Wednesday, January 18, 2017

The Decree of Seventy Weeks

Introduction
“Thus says the LORD, who gives the sun for light by day and the fixed order of the moon and the stars for light by night, who stirs up the sea so that its waves roar—the LORD of hosts is his name: ‘If this fixed order departs from before me, declares the LORD, then shall the offspring of Israel cease from being a nation before me forever.’” (Jeremiah 31:35-36)

Daniel 9:24

Context
-In Daniel 9:24-27, Scripture contains the famous “prophecy of the seventy weeks”. Daniel 9 begins in verses 1-23 with Daniel pleading with Yahweh his God to look upon the plight of His chosen people in exile. Daniel well understands (and confesses) the covenantal unfaithfulness and sins of Israel, but he calls upon the Lord’s covenant promises to redeem and restore His people to their land, to reinstitute worship of the Lord in the Jerusalem temple, and to bring in the promised Davidic kingdom.
-Gabriel, whom Daniel encountered 12 years earlier in chapter 8, appears in Daniel’s extreme weariness to give him the answer from the word of the Lord. Gabriel reminds Daniel that the Lord greatly treasures His prophet living in exile, and Gabriel has now come to tell Daniel the answer to his cries.
-The prophecy of the seventy weeks in Daniel 9:24-27 has sparked immense scholarly discussion, interpretation, and debate. Various interpretations over the centuries have caused many to avoid this text altogether. One prominent Reformed scholar once wrote that taking a congregation through a study of the seventy weeks would be all but fruitless and pointless. Others, not wishing to spark a debate on eschatology, do not probe this text to any level of clarity or understanding. However, these responses to the Word of God do not honor the Scriptures. Firstly, all of Scripture is God-breathed and profitable for teaching and study (2 Timothy 3:16-17). If God did not want His people to study it, God would not have included it in the text of Scripture. Secondly, Gabriel commands Daniel to pay close attention and to understand the vision of the seventy weeks (v. 23). Thirdly, the prophecy of the seventy weeks provides a framework for our larger understanding of eschatology.

Verse 24
Seventy weeks are decreed about your people and your holy city, to finish the transgression, to put an end to sin, and to atone for iniquity, to bring in everlasting righteousness, to seal both vision and prophet, and to anoint a most holy place.


The Revelation
Seventy weeks are decreed about your people and your holy city…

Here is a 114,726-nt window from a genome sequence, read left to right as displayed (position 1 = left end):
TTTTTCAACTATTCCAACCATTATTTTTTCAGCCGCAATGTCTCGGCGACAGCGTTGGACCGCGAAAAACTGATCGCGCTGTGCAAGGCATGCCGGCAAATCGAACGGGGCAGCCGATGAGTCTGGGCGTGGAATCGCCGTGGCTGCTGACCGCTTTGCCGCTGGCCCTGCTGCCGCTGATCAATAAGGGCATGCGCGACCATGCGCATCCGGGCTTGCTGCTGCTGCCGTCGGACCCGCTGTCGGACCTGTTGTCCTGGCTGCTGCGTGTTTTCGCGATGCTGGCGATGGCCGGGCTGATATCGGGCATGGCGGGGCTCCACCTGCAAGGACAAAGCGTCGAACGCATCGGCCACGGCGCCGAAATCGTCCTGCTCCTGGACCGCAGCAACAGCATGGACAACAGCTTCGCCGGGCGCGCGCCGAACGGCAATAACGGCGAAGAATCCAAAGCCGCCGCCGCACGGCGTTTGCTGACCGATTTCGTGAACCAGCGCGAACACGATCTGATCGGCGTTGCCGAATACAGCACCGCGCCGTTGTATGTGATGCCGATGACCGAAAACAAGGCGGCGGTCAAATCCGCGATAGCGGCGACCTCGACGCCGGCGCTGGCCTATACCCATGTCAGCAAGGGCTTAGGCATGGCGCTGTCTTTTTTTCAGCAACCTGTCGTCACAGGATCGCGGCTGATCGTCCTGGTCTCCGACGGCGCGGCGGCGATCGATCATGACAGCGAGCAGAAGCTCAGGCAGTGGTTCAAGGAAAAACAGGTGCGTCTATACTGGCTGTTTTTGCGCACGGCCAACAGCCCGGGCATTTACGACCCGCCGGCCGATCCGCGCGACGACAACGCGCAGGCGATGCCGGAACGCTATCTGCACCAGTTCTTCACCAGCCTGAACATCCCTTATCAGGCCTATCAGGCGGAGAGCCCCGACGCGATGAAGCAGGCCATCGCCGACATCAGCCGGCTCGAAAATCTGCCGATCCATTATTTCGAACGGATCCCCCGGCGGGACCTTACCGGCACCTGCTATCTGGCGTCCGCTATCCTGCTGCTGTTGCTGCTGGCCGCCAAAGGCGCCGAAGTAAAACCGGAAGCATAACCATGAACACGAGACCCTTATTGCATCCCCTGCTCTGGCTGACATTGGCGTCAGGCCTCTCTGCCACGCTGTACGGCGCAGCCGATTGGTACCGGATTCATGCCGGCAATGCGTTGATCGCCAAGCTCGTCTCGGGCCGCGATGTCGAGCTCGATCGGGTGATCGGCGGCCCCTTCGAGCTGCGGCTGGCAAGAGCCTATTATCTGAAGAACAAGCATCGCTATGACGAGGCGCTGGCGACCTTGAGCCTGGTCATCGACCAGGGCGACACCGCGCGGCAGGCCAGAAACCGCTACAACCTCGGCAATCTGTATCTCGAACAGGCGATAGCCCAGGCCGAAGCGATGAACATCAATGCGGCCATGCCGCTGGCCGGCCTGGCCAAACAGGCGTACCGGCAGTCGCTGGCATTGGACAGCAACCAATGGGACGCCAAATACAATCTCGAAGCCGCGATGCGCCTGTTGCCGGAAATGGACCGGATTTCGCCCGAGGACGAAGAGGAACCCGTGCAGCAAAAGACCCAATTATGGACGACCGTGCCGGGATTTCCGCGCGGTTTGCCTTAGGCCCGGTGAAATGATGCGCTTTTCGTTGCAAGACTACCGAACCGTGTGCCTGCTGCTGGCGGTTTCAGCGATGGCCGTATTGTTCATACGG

-Gabriel begins by giving Daniel a period of time: “Seventy weeks” (
שָׁבֻעִים שִׁבְעִים). The Hebrew (šābuʿîm šibʿīm) is less specific than the common English translation: it literally means “seventy sevens” (NIV). Many English translations have translated sabuim as “weeks” (ESV, NASB, KJV), but it simply means “group of seven”. These seventy “groups of seven” could be 70 days, 70 weeks, 70 months, 70 years, or 70 indefinite periods of time. The context of Daniel and the context of Scripture will reveal which it is, and will be a question answered momentarily.
-Why “seventy sevens”, however? In Israel’s history, they had sinned for 490 years (70 years x 7) and hence were cast into exile for 70 years (490 years / 7; 2 Chronicles 36:21). Hence the correspondence of “seventy sevens” in this vision.
-These seventy sevens, says Gabriel, “are decreed” (
נֶחְתַּךְ). This is the action of a King, as it means the imposition of a royal edict. In context, this refers to the decree of the King of Heaven (Daniel 4:37).
-The message of the book of Daniel is that the Lord is the great King over all the earth (Psalm 47:2; Psalm 95:3).
-The promise of the book of Daniel is that the Son of Man will one day come to reign as King of kings over all the earth (Daniel 7:13-14).
-One other important reason to study and understand these “seventy sevens” is that Yahweh the great King decrees them.
-To whom does this decree of seventy sevens concern? Gabriel tells Daniel that it concerns “Your people” (
עַל־עַמְּךָ).
-This phrase is important, for it gives us an important interpretive guide for this vision. Daniel’s “people” (
עַם) in the context of this book are the Jews, the ethnic descendants of Abraham, Isaac, and Jacob (Daniel 9:19).